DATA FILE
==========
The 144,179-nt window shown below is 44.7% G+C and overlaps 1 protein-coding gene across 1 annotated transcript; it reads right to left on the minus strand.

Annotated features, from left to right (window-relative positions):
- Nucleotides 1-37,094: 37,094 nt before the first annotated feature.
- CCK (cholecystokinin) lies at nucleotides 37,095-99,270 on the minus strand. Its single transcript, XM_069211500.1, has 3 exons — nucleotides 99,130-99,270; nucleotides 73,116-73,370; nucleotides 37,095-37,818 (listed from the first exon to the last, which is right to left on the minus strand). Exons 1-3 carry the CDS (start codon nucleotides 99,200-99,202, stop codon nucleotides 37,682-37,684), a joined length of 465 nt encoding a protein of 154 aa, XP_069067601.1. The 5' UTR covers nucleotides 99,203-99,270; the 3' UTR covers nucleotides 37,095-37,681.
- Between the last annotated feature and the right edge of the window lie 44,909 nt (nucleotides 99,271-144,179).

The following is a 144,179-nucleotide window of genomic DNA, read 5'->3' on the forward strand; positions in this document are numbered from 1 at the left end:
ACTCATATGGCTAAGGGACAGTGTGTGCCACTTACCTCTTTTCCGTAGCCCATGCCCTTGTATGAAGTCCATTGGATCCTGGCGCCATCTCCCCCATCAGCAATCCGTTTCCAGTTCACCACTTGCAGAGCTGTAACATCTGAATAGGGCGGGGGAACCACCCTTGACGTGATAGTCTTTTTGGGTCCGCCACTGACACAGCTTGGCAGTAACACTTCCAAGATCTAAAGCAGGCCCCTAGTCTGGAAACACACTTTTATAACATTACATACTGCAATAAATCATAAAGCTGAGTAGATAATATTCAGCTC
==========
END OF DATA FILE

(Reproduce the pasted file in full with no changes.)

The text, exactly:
The 144,179-nt window shown below is 44.7% G+C and overlaps 1 protein-coding gene across 1 annotated transcript; it reads right to left on the minus strand.

Annotated features, from left to right (window-relative positions):
- Nucleotides 1-37,094: 37,094 nt before the first annotated feature.
- CCK (cholecystokinin) lies at nucleotides 37,095-99,270 on the minus strand. Its single transcript, XM_069211500.1, has 3 exons — nucleotides 99,130-99,270; nucleotides 73,116-73,370; nucleotides 37,095-37,818 (listed from the first exon to the last, which is right to left on the minus strand). Exons 1-3 carry the CDS (start codon nucleotides 99,200-99,202, stop codon nucleotides 37,682-37,684), a joined length of 465 nt encoding a protein of 154 aa, XP_069067601.1. The 5' UTR covers nucleotides 99,203-99,270; the 3' UTR covers nucleotides 37,095-37,681.
- Between the last annotated feature and the right edge of the window lie 44,909 nt (nucleotides 99,271-144,179).

The following is a 144,179-nucleotide window of genomic DNA, read 5'->3' on the forward strand; positions in this document are numbered from 1 at the left end:
ACTCATATGGCTAAGGGACAGTGTGTGCCACTTACCTCTTTTCCGTAGCCCATGCCCTTGTATGAAGTCCATTGGATCCTGGCGCCATCTCCCCCATCAGCAATCCGTTTCCAGTTCACCACTTGCAGAGCTGTAACATCTGAATAGGGCGGGGGAACCACCCTTGACGTGATAGTCTTTTTGGGTCCGCCACTGACACAGCTTGGCAGTAACACTTCCAAGATCTAAAGCAGGCCCCTAGTCTGGAAACACACTTTTATAACATTACATACTGCAATAAATCATAAAGCTGAGTAGATAATATTCAGCTC